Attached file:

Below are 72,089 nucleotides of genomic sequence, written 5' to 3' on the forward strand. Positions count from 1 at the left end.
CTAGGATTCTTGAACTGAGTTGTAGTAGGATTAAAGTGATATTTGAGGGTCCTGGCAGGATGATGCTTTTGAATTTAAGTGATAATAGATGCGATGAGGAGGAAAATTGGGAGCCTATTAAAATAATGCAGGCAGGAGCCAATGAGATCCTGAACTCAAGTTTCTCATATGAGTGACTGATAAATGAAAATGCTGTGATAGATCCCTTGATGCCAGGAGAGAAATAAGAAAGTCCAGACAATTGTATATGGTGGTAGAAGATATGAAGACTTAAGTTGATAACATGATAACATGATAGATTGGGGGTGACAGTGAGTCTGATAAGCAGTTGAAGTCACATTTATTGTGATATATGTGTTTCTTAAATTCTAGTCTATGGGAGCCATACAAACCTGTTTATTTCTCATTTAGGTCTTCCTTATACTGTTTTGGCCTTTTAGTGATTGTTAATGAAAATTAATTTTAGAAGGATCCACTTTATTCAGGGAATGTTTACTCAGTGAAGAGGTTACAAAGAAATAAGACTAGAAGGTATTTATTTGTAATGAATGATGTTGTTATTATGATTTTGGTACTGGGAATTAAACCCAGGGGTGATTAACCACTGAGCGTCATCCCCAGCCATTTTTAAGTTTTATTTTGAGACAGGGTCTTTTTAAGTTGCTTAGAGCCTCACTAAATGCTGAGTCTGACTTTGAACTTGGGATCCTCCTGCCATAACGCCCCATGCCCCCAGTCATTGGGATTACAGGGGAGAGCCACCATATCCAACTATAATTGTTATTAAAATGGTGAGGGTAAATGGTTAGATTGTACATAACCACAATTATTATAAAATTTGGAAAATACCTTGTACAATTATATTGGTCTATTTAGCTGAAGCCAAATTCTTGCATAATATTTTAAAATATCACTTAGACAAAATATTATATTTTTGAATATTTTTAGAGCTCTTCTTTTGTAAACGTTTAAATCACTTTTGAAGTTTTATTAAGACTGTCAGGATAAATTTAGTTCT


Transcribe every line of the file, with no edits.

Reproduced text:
Below are 72,089 nucleotides of genomic sequence, written 5' to 3' on the forward strand. Positions count from 1 at the left end.
CTAGGATTCTTGAACTGAGTTGTAGTAGGATTAAAGTGATATTTGAGGGTCCTGGCAGGATGATGCTTTTGAATTTAAGTGATAATAGATGCGATGAGGAGGAAAATTGGGAGCCTATTAAAATAATGCAGGCAGGAGCCAATGAGATCCTGAACTCAAGTTTCTCATATGAGTGACTGATAAATGAAAATGCTGTGATAGATCCCTTGATGCCAGGAGAGAAATAAGAAAGTCCAGACAATTGTATATGGTGGTAGAAGATATGAAGACTTAAGTTGATAACATGATAACATGATAGATTGGGGGTGACAGTGAGTCTGATAAGCAGTTGAAGTCACATTTATTGTGATATATGTGTTTCTTAAATTCTAGTCTATGGGAGCCATACAAACCTGTTTATTTCTCATTTAGGTCTTCCTTATACTGTTTTGGCCTTTTAGTGATTGTTAATGAAAATTAATTTTAGAAGGATCCACTTTATTCAGGGAATGTTTACTCAGTGAAGAGGTTACAAAGAAATAAGACTAGAAGGTATTTATTTGTAATGAATGATGTTGTTATTATGATTTTGGTACTGGGAATTAAACCCAGGGGTGATTAACCACTGAGCGTCATCCCCAGCCATTTTTAAGTTTTATTTTGAGACAGGGTCTTTTTAAGTTGCTTAGAGCCTCACTAAATGCTGAGTCTGACTTTGAACTTGGGATCCTCCTGCCATAACGCCCCATGCCCCCAGTCATTGGGATTACAGGGGAGAGCCACCATATCCAACTATAATTGTTATTAAAATGGTGAGGGTAAATGGTTAGATTGTACATAACCACAATTATTATAAAATTTGGAAAATACCTTGTACAATTATATTGGTCTATTTAGCTGAAGCCAAATTCTTGCATAATATTTTAAAATATCACTTAGACAAAATATTATATTTTTGAATATTTTTAGAGCTCTTCTTTTGTAAACGTTTAAATCACTTTTGAAGTTTTATTAAGACTGTCAGGATAAATTTAGTTCT